It is easy to feel depressed on International Women’s Day – the scale of women’s oppression never seems to lessen, brutal rapes and murders continue to happen daily, girls are refused education or forced into inappropriate marriages or have their genitals mutilated and the places of power across the globe are still inhabited by a skewed proportion of men.
However, I have decided to focus on the things that make me happy on IWD. Here’s my list:
- The feminist blogosphere is full of vibrant, intelligent women blogging up a storm. My feedreader is continually updated with excellent posts and articles that continue to make me think.
- My feminist publisher, Argument mit Ariadne, is doing a brilliant job with the German translation of Balthasar’s Gift. Their sensitivity to the book’s themes, their commitment to feminist crime fiction and their commitment to excellence right down to word level, makes me feel like a very lucky and very fulfilled writer.
- One Billion Rising even took place in Heidelberg – check out this great video, which still makes me cry:
- Opinions may differ on Sheryl Sandberg, but I am all about women of all generations, in all jobs leaning the fuck in. Anyone want to join a Heidelberg Circle?
- Teenage feminists and male feminists. (If anyone could point me to a teenage male feminist, my joy would be complete.)
- The fact that the No More Page 3 campaign is rapidly approaching 100,000 signatures and is still getting loads of press coverage.
- Mamphela Ramphele’s new political party platform in South Africa. She is one of a host of amazing African women who are getting on with making things better.
What makes you happy on International Women’s Day?
ETA: Here’s what I did for last year’s IWD – a Pinterest board.
We’re all equal, right?
Here are some of the front page articles in today’s Observer:
Despite having one two top-notch female candidates, the BBC chooses yet another man as DG.
Jesus was happy with female apostles, but the Church of England still can’t decide on female bishops.
Family planning summit in London threatened by religious groups.
UK recession hits middle-aged women worst.
ETA: Andy Murray, who as of this morning, has not yet won the Wimbledon Men’s Final, is all over the front page, whereas it takes four clicks to even find out who took the Women’s Final. (It was Serena Williams, if you care.)
Slap yourselves, folks. Apparently we are living in 2012 – although today’s headlines would indicate otherwise. Right now, men at better at leading broadcasting companies and being bishops, 200 million women around the world don’t have access to contraceptives, recession is worse for women than for bankers and no-one gives a rat’s arse about women’s tennis.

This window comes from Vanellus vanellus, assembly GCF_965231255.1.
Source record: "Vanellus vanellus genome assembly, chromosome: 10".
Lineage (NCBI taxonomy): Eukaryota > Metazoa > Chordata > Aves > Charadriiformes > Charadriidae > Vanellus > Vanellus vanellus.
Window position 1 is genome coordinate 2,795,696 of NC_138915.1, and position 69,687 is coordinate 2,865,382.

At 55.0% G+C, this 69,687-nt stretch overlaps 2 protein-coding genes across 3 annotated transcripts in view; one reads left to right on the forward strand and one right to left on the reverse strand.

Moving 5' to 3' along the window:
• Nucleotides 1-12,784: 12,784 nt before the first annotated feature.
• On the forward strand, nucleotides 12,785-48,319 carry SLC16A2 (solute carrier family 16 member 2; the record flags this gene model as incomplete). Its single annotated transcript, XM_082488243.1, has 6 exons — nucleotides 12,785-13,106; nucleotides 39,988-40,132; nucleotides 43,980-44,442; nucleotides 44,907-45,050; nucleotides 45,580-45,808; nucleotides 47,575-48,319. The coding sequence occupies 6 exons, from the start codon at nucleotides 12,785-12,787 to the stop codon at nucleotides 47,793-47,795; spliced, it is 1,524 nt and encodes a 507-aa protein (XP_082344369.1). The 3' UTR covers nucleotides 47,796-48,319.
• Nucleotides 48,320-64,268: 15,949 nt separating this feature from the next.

Are these the messages you want your children to receive?
Stats from earlier this year show that Germany is doing really badly at getting women into senior management – not to mention paying women significantly less than their male counterparts. Angela Merkel has mooted quotas, a concept I support whole-heartedly. What surprises me, however, is how little support for quotas I am seeing in the workplace.
People say things like, “I would never want to be promoted just because I am a woman. I want to be promoted on merit.” or “Quotas are insulting. We don’t need them.”
I notice that the women who dismiss quotas are usually in some kind of a management position already or who have strong technical qualifications and experience – people who have already fought a hard journey to secure their positions. They have made sacrifices to get there: had no children or only one, paid a premium for childcare, worked long hours, perhaps worked harder than anyone else, sacrificed their personal lives. It is these people who, understandably, aren’t happy to see others swing in on the liana branch of quotas and grab jobs similar to those they have nearly killed themselves for.
For those who have taken on the patriarchy at great personal cost, and won, it doesn’t seem fair to then hand out jobs like so many bananas to others. I get that.
I have two counter-arguments:
1. Men have had a quota system in place for 2,000 years. They have been handed bananas, many have been promoted above their skill sets – because there was no-one else there. The other half of the potential work population was elsewhere, fulfilling their “biological destiny”. There was no competition.
It’s time for some reciprocity.